Operations

Windy City’s Roger Melling Gives Advice on Bus Business

Posted on September 20, 2013

CHICAGO, Ill. — Roger Melling has been in the transportation business for over 30 years with two of the largest limousine companies in the industry. He began in the industry in 1981 as a limousine chauffeur, after a 15 year career in a diesel engine manufacturing plant as a senior buyer.

He joined the ranks of management as chauffeur manager and dispatched, supervised reservations, and managed group sales for American Limousine. He then became one of the six original partners that started Windy City Limousine in 2006. Melling recounted how he first got started on the idea of incorporating buses into the Windy City fleet.

“We always had conventions and groups in town and when we needed buses we went to local companies, and finally one day I experienced firsthand the motivations of the bus drivers, and it wasn’t a pleasant experience in my opinion,” he said.

“They didn’t get out of their seats or get off the buses and assist with luggage. They were drivers punching a clock. And to me, that kind of job is detrimental to our brand and I would have rather not used them. We grew our business out of the idea that we don’t have drivers we have chauffeurs. That’s what I wanted to do with the buses, so we could hire and train the chauffeurs to drive buses. And it has definitely worked for us.”

Melling had to initially convince his partners in Windy City to go after the bus business, but now he proudly states that the company has one of the largest private bus fleets in the city.

“Bus business is no different in our eyes than limo business,” said Melling, who noted that it’s the customer service and quality of chauffeur that really makes an impact with customers who keep coming back. He also mentioned how operating coaches can be a great way of marketing your company, because a big bus is like a moving billboard.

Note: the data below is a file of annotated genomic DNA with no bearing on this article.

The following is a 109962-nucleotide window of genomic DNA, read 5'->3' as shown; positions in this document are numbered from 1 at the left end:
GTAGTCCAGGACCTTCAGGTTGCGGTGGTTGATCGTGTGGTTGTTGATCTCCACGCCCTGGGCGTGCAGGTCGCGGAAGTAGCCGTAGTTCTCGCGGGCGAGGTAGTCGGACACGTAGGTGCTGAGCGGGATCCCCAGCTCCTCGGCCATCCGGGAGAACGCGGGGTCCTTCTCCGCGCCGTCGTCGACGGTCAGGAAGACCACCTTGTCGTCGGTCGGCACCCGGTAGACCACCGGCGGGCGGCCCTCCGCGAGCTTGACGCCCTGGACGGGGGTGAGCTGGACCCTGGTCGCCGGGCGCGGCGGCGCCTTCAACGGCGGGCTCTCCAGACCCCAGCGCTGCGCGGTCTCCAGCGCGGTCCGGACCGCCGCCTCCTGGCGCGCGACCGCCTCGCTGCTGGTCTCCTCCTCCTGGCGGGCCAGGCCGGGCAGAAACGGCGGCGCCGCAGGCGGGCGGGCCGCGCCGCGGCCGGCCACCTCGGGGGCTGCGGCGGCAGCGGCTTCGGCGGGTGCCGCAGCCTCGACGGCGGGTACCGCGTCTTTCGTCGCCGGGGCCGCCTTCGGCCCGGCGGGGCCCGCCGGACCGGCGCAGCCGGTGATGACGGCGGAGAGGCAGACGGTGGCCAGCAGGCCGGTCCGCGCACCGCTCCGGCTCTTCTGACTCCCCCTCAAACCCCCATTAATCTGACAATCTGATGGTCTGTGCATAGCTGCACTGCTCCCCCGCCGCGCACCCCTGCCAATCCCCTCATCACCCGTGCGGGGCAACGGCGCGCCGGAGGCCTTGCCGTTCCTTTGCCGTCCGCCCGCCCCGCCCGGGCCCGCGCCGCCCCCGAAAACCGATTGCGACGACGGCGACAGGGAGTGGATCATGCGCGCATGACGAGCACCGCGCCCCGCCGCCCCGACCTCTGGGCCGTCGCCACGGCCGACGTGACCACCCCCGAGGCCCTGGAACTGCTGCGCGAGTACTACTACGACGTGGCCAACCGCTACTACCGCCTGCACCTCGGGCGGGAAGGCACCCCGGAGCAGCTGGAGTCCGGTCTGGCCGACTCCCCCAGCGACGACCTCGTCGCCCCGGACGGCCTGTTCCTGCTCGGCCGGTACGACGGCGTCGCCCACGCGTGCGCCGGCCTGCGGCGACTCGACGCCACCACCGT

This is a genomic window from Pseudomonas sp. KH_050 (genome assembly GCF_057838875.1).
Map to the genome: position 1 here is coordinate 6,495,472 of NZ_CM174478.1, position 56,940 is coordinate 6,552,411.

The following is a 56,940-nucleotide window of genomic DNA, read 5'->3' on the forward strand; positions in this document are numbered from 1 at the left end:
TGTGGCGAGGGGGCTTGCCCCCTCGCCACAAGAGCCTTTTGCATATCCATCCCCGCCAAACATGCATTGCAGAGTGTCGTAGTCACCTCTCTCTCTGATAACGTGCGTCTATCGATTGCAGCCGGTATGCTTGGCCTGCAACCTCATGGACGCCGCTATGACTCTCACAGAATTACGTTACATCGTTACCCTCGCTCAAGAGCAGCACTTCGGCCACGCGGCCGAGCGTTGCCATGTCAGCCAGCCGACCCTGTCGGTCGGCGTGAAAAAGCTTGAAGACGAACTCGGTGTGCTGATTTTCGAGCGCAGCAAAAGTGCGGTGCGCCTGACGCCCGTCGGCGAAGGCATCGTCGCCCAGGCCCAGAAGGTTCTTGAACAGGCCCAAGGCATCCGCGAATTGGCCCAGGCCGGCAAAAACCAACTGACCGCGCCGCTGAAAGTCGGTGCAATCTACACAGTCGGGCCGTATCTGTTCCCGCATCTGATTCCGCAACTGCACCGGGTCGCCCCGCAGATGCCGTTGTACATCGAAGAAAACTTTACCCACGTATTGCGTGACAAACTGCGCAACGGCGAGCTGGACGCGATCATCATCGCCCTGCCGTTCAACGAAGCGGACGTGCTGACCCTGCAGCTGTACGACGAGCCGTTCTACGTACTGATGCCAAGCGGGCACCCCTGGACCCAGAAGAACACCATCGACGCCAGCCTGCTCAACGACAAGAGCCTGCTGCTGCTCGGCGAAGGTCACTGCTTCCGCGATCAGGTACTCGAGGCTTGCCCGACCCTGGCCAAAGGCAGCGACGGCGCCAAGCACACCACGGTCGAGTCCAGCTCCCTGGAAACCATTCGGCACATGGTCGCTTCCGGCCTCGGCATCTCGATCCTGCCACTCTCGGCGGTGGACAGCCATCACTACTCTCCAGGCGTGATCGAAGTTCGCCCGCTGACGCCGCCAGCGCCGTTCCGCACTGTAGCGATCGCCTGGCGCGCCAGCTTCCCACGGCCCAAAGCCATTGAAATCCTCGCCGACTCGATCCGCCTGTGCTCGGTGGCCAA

He warned, however, that you have to be on top of maintenance, because just as that bus advertises your company, it will also be sending a message when people see it being towed frequently down the highway.

“We had an opportunity to get into a schedule of casino runs, and we had three weeks to get enough buses to operate this. One run was 17 hours a day, another 15 hours a day, and another was like 10,” said Melling, “and what it did for us was it gave us that advertising, like a Windy City billboard on wheels riding the expressway 20 hours a day. But the negative side is that buses tend to breakdown, so when it was down and on a hook and rolling along, it was still a billboard — of a broke down Windy City bus,” he joked.

But Melling stressed that buses and limousines are two different animals in the business. Bus drivers cannot drive long hours, he said, as a bus chauffeur can only drive 10 hours a day maximum, and only be on duty 15 hours a day max. “There are a lot of rules and regulations that come with operating buses,” said Melling. “That you don’t have to worry about when you’re running sedans or SUVs, so there is a learning curve.”

And Melling cautioned that operating bus service is very demanding on the equipment, with the frequent start and stop driving, and that maintenance on the brakes and tire replacements, and just keeping the vehicle on the road is a challenge. But he said the logistics are manageable, and that the bus business can be very rewarding and lucrative.

Melling finished the seminar by advising anyone who is interested to get involved in their local motorocoach and bus associations, as well as join national organizations such as the United Motorcoach Association (UMA), and the American Bus Association (ABA). “Yes, it’s an expense to join these but the payoff is terrific,” said Melling. “You are constantly getting information about rules and regulations, and they offer courses on driver safety and chauffeur training. These organizations, you can’t put a price tag on how valuable they are.”

Melling sat down with BusCon for an interview following his seminar for a quick Q&A on the session:

— Tim Crowley, LCT senior editor

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